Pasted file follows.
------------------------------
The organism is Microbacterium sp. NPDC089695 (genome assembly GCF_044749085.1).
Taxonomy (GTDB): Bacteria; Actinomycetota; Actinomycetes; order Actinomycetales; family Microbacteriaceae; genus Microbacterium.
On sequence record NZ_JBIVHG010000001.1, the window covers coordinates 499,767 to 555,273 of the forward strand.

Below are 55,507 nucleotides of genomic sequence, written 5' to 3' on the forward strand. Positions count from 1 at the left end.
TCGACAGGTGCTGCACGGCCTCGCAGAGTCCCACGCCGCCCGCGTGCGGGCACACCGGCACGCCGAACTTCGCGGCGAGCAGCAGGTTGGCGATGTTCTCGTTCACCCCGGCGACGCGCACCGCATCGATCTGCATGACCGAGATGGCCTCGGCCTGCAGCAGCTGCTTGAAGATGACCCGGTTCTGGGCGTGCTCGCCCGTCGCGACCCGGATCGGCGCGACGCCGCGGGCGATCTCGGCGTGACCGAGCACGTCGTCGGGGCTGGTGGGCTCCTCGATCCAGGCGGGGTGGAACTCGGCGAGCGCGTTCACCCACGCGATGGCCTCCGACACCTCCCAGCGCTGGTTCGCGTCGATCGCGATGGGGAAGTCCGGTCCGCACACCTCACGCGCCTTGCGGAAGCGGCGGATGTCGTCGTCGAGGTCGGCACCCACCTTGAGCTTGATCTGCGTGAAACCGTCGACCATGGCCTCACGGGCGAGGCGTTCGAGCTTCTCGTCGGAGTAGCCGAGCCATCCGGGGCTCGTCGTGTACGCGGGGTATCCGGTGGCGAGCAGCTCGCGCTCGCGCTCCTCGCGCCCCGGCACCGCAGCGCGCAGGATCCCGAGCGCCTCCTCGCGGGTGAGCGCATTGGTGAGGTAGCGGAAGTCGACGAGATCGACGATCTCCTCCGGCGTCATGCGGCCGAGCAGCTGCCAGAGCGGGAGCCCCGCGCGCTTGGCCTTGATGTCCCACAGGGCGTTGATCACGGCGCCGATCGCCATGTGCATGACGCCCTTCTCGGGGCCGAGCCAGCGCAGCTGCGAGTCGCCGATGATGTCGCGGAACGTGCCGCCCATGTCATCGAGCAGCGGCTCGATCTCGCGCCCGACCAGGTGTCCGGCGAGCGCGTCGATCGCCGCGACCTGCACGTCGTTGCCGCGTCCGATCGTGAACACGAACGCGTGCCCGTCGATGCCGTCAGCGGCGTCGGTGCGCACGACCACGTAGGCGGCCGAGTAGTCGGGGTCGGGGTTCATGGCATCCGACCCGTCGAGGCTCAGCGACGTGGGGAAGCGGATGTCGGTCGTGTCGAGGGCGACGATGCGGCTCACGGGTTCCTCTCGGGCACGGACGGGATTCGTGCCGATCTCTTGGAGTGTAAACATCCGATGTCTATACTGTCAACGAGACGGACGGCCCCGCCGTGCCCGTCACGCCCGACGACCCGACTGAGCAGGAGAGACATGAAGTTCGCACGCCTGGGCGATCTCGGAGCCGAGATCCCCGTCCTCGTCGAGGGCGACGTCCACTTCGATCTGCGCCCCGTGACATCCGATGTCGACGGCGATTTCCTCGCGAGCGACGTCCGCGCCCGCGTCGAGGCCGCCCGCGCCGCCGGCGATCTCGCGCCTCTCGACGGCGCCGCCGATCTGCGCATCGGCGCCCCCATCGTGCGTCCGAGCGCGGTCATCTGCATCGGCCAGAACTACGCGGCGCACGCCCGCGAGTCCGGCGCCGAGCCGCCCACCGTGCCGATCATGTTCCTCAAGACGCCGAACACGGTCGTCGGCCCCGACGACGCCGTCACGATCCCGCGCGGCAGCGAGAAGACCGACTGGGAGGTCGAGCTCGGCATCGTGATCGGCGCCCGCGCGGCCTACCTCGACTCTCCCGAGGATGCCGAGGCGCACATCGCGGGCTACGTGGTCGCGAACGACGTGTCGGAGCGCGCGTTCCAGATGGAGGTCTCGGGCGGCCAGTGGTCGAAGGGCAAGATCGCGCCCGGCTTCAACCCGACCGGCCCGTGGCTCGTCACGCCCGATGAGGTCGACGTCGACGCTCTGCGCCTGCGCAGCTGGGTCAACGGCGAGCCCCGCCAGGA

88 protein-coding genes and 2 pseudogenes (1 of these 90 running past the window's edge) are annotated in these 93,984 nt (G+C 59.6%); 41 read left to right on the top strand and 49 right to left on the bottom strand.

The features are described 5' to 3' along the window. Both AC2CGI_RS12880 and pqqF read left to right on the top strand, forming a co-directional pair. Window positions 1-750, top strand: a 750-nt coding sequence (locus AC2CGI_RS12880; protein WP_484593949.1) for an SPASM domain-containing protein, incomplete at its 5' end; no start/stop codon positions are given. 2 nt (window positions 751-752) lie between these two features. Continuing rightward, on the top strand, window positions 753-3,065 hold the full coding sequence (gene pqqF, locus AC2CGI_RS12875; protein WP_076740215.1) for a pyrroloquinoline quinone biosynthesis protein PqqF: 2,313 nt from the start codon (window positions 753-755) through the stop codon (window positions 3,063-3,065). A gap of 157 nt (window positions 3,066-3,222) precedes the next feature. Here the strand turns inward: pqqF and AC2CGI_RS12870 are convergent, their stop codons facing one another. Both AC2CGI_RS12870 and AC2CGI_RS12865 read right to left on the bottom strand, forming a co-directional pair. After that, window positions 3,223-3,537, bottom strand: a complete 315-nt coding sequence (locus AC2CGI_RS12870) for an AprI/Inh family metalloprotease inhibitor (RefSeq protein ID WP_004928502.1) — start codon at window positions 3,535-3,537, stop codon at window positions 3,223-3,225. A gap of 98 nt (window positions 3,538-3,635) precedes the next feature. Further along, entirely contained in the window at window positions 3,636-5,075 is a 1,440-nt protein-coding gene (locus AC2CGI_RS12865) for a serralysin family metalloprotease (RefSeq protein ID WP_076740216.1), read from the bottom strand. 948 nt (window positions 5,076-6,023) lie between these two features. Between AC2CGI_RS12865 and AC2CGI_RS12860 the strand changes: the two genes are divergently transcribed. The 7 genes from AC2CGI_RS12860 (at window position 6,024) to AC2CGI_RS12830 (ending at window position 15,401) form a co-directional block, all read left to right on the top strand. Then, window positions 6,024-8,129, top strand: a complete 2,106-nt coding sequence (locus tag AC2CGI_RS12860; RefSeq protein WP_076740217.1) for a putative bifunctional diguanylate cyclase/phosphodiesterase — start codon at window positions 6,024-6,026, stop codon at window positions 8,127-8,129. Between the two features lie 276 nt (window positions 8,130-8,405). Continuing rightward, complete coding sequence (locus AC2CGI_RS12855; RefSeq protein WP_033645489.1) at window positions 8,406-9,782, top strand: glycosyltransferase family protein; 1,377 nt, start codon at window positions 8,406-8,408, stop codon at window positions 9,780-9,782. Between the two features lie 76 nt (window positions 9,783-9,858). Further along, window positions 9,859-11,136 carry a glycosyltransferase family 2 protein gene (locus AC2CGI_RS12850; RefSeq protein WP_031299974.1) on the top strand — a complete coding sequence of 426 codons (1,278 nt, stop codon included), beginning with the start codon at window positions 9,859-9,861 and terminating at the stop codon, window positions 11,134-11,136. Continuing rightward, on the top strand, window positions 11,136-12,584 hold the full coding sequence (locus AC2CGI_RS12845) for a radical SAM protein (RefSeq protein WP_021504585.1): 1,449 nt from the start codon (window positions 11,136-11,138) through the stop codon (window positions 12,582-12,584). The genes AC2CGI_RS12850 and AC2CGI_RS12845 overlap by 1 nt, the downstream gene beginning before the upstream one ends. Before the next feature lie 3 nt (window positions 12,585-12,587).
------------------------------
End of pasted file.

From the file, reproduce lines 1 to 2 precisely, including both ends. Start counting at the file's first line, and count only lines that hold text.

The organism is Microbacterium sp. NPDC089695 (genome assembly GCF_044749085.1).
Taxonomy (GTDB): Bacteria; Actinomycetota; Actinomycetes; order Actinomycetales; family Microbacteriaceae; genus Microbacterium.